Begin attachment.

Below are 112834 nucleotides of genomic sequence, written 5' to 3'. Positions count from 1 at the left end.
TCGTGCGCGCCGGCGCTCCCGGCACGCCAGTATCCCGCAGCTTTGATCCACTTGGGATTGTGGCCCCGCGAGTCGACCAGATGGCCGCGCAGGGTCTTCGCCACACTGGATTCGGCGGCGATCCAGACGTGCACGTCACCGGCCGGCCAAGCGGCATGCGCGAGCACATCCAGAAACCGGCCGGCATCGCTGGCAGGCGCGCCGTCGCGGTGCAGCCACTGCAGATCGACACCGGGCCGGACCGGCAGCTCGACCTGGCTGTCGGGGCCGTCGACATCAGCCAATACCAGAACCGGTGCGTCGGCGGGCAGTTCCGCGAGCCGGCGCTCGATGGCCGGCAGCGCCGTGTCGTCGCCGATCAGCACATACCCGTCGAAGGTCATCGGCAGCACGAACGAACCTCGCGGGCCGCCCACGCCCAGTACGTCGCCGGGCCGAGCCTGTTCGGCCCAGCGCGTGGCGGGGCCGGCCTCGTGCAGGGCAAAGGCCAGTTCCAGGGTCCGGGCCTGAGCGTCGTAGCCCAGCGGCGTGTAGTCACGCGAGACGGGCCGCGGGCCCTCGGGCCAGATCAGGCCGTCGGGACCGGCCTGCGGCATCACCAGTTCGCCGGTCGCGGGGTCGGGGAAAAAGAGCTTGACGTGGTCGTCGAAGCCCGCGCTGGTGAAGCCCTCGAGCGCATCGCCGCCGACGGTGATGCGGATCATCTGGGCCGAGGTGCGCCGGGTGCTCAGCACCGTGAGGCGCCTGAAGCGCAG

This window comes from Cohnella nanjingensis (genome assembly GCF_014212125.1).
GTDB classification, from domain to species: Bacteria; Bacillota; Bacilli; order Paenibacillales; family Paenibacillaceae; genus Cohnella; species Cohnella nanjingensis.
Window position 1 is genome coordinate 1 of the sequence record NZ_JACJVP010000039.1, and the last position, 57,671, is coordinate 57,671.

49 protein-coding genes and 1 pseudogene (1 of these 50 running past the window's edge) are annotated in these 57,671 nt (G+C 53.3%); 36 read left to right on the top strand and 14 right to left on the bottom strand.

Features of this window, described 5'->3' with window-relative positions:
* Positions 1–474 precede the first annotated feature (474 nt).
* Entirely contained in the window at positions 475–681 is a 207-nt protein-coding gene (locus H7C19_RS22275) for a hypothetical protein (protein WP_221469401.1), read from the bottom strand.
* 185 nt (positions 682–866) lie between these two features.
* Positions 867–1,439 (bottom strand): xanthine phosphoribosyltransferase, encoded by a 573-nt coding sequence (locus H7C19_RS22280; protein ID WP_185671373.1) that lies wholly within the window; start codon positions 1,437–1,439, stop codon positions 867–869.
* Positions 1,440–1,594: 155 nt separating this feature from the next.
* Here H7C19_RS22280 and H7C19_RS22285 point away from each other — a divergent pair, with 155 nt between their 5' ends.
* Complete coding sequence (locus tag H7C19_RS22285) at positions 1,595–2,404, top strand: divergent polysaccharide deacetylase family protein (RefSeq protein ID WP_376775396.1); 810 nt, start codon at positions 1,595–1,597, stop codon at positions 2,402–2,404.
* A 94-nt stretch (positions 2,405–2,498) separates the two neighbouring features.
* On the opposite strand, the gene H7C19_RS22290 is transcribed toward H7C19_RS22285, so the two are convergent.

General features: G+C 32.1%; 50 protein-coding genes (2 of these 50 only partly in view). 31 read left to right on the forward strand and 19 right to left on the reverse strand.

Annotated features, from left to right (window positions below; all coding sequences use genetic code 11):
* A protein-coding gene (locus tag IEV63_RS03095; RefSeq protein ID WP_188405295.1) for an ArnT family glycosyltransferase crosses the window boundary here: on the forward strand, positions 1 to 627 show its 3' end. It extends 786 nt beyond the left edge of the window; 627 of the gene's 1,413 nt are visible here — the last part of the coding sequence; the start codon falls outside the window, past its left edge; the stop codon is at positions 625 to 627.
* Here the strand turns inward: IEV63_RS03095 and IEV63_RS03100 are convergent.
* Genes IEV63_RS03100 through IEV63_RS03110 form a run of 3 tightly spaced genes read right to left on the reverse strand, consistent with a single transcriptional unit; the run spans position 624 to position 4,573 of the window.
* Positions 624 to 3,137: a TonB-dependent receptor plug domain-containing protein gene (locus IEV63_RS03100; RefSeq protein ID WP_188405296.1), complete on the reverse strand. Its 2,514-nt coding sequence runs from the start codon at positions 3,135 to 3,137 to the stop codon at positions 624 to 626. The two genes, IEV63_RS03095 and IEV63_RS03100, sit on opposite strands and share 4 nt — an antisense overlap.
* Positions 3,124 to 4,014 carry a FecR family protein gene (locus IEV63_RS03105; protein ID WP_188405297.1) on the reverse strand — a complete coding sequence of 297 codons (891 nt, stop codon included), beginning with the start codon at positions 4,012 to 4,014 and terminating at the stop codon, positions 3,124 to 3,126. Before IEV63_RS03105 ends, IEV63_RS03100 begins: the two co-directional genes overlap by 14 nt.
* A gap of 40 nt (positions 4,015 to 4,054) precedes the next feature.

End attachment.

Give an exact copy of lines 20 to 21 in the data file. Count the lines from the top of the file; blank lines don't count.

* Here the strand turns inward: IEV63_RS03095 and IEV63_RS03100 are convergent.
* Genes IEV63_RS03100 through IEV63_RS03110 form a run of 3 tightly spaced genes read right to left on the reverse strand, consistent with a single transcriptional unit; the run spans position 624 to position 4,573 of the window.